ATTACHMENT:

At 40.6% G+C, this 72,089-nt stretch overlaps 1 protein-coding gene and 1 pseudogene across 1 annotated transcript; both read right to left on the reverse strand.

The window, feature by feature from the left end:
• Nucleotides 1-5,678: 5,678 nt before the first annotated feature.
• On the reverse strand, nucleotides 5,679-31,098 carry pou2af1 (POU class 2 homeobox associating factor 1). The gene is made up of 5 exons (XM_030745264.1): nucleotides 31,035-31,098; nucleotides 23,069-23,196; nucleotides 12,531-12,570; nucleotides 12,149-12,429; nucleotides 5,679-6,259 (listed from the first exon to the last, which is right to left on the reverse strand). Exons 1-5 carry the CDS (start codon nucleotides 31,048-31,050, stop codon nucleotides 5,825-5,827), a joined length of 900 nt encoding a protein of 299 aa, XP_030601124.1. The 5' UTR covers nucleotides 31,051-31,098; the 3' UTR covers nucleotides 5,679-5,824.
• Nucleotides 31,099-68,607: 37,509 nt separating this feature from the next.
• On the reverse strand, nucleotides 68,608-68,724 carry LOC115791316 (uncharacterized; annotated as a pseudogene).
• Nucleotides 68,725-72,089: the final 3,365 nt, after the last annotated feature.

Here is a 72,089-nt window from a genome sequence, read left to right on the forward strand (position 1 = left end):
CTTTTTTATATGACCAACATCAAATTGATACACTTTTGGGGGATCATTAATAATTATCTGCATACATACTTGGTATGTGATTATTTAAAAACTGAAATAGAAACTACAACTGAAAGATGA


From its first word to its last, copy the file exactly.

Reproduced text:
At 40.6% G+C, this 72,089-nt stretch overlaps 1 protein-coding gene and 1 pseudogene across 1 annotated transcript; both read right to left on the reverse strand.

The window, feature by feature from the left end:
• Nucleotides 1-5,678: 5,678 nt before the first annotated feature.
• On the reverse strand, nucleotides 5,679-31,098 carry pou2af1 (POU class 2 homeobox associating factor 1). The gene is made up of 5 exons (XM_030745264.1): nucleotides 31,035-31,098; nucleotides 23,069-23,196; nucleotides 12,531-12,570; nucleotides 12,149-12,429; nucleotides 5,679-6,259 (listed from the first exon to the last, which is right to left on the reverse strand). Exons 1-5 carry the CDS (start codon nucleotides 31,048-31,050, stop codon nucleotides 5,825-5,827), a joined length of 900 nt encoding a protein of 299 aa, XP_030601124.1. The 5' UTR covers nucleotides 31,051-31,098; the 3' UTR covers nucleotides 5,679-5,824.
• Nucleotides 31,099-68,607: 37,509 nt separating this feature from the next.
• On the reverse strand, nucleotides 68,608-68,724 carry LOC115791316 (uncharacterized; annotated as a pseudogene).
• Nucleotides 68,725-72,089: the final 3,365 nt, after the last annotated feature.

Here is a 72,089-nt window from a genome sequence, read left to right on the forward strand (position 1 = left end):
CTTTTTTATATGACCAACATCAAATTGATACACTTTTGGGGGATCATTAATAATTATCTGCATACATACTTGGTATGTGATTATTTAAAAACTGAAATAGAAACTACAACTGAAAGATGA